According to some statistics, Florida is home to 500,000 horses, placing our state third in total number of horses behind Texas and California.(1). Ocala, in Marion County, is widely recognized as “The Horse Capital of the World,” and Wellington, in Palm Beach County, is marketed internationally as “The Winter Equestrian Capital of the World.” Although horses are used in a wide range of disciplines, the majority are dedicated to recreational activities including trail riding. (2).
Development of raw land in Florida has reduced trail access for equestrians, requiring larger numbers of riders to share Florida roadways with motor vehicles. Although statistics for traffic incidents involving horses in Florida are not available, other jurisdictions, such as the United Kingdom, have noted a significant rise in horse-and-car related incidents. (3). Anecdotally, this author, who resides in a residential equestrian community in Palm Beach County, has noted increasing numbers of drivers speeding past equestrians, even when the riders were clearly having issues controlling their mounts. (4).
A number of states have traffic regulations which apply to vehicle operators encountering equestrians on the roadways. These states include Maine, Tennessee, New York, New Jersey, Arizona, and Wisconsin. Other states, such as Pennsylvania and Ohio, post safety tips for vehicle operators passing riders and horse-drawn buggies on their respective Department of Transportation websites. (5).
Florida is among those states with legislation on the books which aims to protect horses and their riders and handlers on the roadways. Florida Statute section 316.0825 provides:
316.0825: Vehicle approaching an animal. – Every person operating a motor vehicle shall use reasonable care when approaching or passing a person who is riding or leading an animal upon a roadway or the shoulder thereof, and shall not intentionally startle or injury such an animal. A violation of this section is a noncriminal traffic infraction, punishable as a moving violation as provided in chapter 318.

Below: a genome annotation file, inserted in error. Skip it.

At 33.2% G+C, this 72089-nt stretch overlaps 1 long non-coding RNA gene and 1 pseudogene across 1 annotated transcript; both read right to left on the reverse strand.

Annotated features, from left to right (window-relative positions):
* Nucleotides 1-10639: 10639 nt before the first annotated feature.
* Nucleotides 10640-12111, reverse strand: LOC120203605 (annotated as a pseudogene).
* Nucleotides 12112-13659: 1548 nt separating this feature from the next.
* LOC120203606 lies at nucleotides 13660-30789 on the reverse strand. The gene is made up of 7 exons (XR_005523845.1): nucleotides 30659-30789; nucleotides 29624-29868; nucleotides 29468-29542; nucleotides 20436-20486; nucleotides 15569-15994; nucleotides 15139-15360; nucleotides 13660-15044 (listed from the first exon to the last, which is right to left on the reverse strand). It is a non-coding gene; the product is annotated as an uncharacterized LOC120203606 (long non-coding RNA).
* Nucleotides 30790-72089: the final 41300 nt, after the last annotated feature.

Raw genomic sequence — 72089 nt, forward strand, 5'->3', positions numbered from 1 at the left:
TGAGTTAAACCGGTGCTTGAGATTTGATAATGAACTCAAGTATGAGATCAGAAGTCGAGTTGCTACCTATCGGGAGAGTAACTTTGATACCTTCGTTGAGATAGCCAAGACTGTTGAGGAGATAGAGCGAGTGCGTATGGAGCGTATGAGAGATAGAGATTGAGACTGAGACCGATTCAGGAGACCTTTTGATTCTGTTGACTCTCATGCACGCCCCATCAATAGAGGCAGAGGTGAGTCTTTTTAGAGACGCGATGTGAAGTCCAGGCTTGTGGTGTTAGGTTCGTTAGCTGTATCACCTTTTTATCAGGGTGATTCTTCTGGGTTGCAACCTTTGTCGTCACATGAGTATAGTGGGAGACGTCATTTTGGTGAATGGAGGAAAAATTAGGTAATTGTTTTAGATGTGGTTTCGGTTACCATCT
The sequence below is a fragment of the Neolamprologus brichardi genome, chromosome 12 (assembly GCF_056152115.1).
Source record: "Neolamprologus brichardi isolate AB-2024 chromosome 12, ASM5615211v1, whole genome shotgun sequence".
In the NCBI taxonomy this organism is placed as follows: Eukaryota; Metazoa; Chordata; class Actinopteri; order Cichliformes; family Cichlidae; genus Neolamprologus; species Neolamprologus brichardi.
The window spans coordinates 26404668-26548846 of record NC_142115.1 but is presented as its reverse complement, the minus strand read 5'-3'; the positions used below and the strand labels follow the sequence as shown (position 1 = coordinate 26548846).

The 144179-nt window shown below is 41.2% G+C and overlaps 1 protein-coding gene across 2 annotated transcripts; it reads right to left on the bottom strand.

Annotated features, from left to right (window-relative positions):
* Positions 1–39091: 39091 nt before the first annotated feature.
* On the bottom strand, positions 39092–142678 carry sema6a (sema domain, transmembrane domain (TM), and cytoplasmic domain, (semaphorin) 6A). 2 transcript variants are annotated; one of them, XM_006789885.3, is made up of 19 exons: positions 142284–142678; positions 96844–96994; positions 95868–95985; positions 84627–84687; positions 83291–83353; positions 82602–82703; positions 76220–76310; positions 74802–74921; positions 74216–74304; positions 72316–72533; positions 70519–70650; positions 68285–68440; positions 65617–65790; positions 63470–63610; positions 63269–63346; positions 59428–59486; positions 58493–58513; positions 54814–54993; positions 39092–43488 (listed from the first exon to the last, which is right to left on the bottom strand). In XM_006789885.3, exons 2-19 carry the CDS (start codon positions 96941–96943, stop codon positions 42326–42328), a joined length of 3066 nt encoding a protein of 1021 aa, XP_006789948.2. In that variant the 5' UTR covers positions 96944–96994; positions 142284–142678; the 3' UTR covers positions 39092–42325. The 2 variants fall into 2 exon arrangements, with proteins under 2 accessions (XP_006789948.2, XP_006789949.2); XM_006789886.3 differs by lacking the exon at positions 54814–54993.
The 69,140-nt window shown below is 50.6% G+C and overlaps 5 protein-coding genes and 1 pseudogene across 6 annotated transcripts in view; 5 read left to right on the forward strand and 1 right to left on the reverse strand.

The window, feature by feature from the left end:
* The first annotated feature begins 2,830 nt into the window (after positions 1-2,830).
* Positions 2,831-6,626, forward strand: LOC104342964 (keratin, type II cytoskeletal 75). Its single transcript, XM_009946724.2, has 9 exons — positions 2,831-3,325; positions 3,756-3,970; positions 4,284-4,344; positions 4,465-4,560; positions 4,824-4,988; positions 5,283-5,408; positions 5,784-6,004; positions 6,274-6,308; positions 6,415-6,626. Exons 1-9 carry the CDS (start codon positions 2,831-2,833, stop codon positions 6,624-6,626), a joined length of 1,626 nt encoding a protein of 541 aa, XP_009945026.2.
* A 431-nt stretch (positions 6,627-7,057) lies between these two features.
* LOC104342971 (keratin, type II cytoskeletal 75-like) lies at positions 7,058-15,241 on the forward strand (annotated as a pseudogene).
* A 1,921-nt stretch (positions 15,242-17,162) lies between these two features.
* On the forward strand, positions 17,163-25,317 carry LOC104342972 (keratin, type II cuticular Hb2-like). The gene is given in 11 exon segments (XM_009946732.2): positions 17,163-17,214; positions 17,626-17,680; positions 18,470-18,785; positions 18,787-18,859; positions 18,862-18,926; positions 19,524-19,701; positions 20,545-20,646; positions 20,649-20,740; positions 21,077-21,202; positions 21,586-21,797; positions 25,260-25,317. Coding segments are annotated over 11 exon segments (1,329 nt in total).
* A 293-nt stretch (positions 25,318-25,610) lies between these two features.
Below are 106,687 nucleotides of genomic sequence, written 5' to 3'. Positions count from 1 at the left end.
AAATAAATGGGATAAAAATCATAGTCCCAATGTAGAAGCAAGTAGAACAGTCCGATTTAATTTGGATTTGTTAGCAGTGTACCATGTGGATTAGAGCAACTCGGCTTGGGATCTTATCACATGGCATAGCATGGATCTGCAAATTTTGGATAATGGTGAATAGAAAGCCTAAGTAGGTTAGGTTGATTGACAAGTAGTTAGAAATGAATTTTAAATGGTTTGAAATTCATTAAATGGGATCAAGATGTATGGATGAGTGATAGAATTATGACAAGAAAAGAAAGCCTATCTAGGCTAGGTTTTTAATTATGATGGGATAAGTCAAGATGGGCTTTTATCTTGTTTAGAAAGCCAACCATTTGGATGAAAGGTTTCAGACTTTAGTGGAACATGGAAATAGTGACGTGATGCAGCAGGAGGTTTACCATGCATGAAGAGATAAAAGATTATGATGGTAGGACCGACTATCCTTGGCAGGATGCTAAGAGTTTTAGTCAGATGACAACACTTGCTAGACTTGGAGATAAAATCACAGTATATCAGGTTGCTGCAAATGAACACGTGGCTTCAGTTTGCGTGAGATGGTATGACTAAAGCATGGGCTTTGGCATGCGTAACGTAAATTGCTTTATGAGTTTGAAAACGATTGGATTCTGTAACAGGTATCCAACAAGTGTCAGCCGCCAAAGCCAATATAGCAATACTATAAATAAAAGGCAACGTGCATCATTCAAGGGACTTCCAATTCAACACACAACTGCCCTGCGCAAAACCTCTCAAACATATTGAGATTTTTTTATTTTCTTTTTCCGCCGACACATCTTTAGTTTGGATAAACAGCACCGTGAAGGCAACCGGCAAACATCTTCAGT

“Reasonable care” is, as all lawyers know, a slippery standard. While one could argue that the flexibility a reasonable care standard allows is beneficial because it allows for all of the facts and circumstances to be considered, this standard is also fraught with many issues. First, many vehicle operators simply do not know what constitutes “reasonable care” in passing a horse. Those who do not work with horses regularly may not realize that a particularly loud engine, or unusual-looking vehicle, or a loud stereo, or excessive speed, could spook a horse which seems otherwise calm. Second, the reasonable care standard fails to provide clarity for vehicle operators, who may be conscientious enough to want to avoid spooking the horse but who may not know exactly what to do or not do. Equestrians are also disadvantaged by the lack of clarity in Florida law, for it is harder to judge whether one’s horse may be “road safe” if the standard of safety from the vehicle-operators’ perspective is undefined. Third, from the viewpoint of law enforcement, the lack of a clear description of conduct discourages enforcement efforts.
For comparison, consider New Jersey’s statute, New Jersey Stats. Title 39, section 4-72:
4-72.a. When approaching or passing a person riding or driving a horse, a person driving a motor vehicle shall reduce the vehicle’s speed to a rate not exceeding 25 miles an hour and proceed with caution. At the request of or upon a signal by putting up the hand or otherwise, from a person riding or driving a horse in the opposite direction, the motor vehicle driver shall cause the motor vehicle to stop and remain stationary so long as may be necessary to allow the horse to pass.
b. The administrator shall include in the New Jersey Driver Manual information explaining the requirements of subsection a. of this section and cautioning licensees on the need to exercise caution when operating a motor vehicle near horses.